Needless to say, scruples about this situation crop up in the consciences of many potential donors.  So the ones who decide to contribute their DNA are, for the most part, unscrupulous, that is to say, they often numb themselves out with intoxicants to conquer their moral issues, and stagger in off the street for the cash—fifty Northern Region ducats per donation.  

     If you’re looking to provide reliable labor to a struggling, decimated economy, junkies make dubious progenitors.  Pardon my opinion, again, but examples like the valet Tanner seem to be coming out of the woodwork at an ever increasing rate these days.

     Another facet of our tarnished diamond of a system here is purely economic.  As goes Amalgamated Labor and Health, so goes the economy; and ALH’s bottom line last quarter was in the red, the infrared.  This is due to two factors: first, the spate of customer lawsuits against them for damages suffered at the hands of rogue clones, and second, the dearth of ideas to alleviate production of the defective embryos.  

     I hope I am sufficiently imparting to you the crux of the problem. We need better DNA in our product.

     There are only two administrators here at the Bio-Engineering Desk of the HLCD, me and Hugo.  It’s me, Hugo and our resident, Doc Pettybone, vetting all those desperate, glassy-eyed, grubby examples of a failed society that stumble through our donor door. And we have to meet demand or, quoting the words of the venerable Slanton Pommade II himself, “Hell will descend upon us and a paycheck will be the least of our worries.”  I would bet that young Slanton gets a fat kickback from Amalgamated, but you never heard it from me.

     So anyhow, along the winding way toward providing the citizenry with what it requires, another complication began to emerge, to sprout from its subterranean seed: litigation.  Redress of grievance is a noble ideal.  The consumer damaged by a defective clone should have every right to sue those responsible.  However, individual needs should never outweigh the collective good, should they?  I’m sure I heard that from the mouth of one mental giant or another.  Thus, sovereign immunity should stand forth to preserve the greater good.  So far, though, Slanton II has not drawn up the necessary legislative proposal.  He is, of course, a very busy leader, no doubt.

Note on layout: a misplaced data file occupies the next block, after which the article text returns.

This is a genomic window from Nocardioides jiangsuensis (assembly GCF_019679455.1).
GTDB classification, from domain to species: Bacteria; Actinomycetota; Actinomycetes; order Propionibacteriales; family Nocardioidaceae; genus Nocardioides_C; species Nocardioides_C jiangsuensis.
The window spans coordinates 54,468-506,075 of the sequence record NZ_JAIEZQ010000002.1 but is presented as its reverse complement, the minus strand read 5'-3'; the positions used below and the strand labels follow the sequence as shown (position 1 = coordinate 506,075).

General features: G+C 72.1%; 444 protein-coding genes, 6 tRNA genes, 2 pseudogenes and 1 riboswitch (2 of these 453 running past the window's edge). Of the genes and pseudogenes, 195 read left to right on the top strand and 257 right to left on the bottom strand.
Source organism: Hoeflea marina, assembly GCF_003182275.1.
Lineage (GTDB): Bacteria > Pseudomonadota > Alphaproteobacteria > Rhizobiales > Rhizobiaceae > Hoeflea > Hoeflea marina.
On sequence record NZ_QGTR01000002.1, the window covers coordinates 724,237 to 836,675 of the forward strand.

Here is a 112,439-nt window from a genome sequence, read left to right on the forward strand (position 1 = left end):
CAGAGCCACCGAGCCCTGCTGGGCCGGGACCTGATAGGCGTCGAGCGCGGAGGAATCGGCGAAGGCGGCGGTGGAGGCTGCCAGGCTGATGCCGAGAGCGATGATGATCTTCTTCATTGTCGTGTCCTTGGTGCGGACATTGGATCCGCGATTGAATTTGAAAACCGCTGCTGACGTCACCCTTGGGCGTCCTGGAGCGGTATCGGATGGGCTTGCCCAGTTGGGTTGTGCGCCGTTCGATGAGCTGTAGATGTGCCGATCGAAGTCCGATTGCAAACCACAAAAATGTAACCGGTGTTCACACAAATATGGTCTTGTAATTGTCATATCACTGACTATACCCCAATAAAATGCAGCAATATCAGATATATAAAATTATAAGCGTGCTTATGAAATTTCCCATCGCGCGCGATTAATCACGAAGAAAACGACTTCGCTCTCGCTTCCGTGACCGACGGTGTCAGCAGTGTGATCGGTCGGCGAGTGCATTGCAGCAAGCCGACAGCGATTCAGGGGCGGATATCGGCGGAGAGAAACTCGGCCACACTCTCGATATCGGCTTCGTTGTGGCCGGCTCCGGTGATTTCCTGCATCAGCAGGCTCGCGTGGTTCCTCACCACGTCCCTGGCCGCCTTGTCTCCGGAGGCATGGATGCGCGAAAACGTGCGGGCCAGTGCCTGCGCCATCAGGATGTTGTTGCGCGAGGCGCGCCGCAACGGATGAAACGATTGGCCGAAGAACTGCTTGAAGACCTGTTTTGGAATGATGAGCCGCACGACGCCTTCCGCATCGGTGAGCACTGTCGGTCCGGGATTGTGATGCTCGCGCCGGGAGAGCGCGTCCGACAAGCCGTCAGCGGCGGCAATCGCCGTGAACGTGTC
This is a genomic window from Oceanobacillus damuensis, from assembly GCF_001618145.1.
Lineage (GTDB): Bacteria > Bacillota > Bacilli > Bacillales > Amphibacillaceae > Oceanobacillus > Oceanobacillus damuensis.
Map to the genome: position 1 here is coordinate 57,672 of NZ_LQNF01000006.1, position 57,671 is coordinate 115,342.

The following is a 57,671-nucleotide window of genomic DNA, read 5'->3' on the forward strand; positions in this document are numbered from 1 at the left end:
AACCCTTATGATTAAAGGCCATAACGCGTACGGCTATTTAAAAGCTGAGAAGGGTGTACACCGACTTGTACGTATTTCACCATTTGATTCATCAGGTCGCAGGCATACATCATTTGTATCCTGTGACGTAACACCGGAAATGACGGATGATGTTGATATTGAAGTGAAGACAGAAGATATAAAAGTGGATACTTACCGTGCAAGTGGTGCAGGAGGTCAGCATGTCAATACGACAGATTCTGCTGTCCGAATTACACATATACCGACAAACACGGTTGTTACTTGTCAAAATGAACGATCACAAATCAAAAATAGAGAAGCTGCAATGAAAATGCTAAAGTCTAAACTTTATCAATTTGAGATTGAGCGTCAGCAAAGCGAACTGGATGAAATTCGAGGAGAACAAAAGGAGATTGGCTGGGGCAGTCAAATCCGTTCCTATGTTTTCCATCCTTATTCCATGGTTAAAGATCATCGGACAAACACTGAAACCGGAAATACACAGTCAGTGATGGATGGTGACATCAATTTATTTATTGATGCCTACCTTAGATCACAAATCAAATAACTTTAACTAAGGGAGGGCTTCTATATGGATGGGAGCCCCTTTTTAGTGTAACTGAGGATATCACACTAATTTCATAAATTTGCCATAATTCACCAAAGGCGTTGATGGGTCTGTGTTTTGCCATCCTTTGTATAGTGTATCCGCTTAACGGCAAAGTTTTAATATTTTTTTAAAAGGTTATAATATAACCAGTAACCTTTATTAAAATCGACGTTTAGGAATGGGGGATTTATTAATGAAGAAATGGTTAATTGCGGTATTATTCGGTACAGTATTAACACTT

Now, I admit this question is probably well above my pay grade. However, I cannot help but feel, in the unfortunate context I have just outlined, that redress through litigation needs to be at least greatly limited somehow, or at least temporarily throttled down to a manageable tidal wave, otherwise the torrent of failing business systems here in the Northern Region will accelerate forthwith to epic proportions.

     And yes, certainly, the other side of the coin also holds true.  If we could come up with a way to “bio-engineer” perfect laborers from the dregs we have to work with—without a centrifuge or a microscope or an accredited degree between us—the problem would be resolved.  

     Right.  Let’s see you try to get three immature sow labor clones to snap out of their juvenile giggling jags long enough to accurately run system-defect-and-cure software on the DUP-50s, the automated cloning machines, much less monitor with alacrity “The Stove,” our stem cell incubator.  It’s like herding cats. . . .

     Damn.  The entrance-door alarm just went off at my terminal. Hugo’s left his post again.  How many times do I have to . . .?  

     Hurrying down to the reception area, I’m phoning Hugo and he’s not answering.  The first class flibbertigibbet, probably off fornicating with one of the sow clones.  He says he was a rodeo clown before the nuclear conflagration.  I doubt it—too soft and sedentary.

     Running into the waiting room to man the reception counter, out of breath, I am met by the thorny gaze of a green-haired, disheveled and unfamiliar female customer off the sidewalk.  She’s a hefty one, maybe pregnant under her large zipped-up hoodie; but her face and legs are nearly skeletal.  With professional indifference, I snap off the obligatory utilitarian cliché: “May I help you?”  

     “Is this where they, you know, buy tissue to make clones?  For money, I mean?” she queries, fidgeting with her shiny black-plastic purse strap.”

     Before I can hand her the donor application forms, Hugo comes busting in from the stairwell.  “Caught me using the lavatory, Edgar.  Sorry,” he says.  “I’ll take it from here.”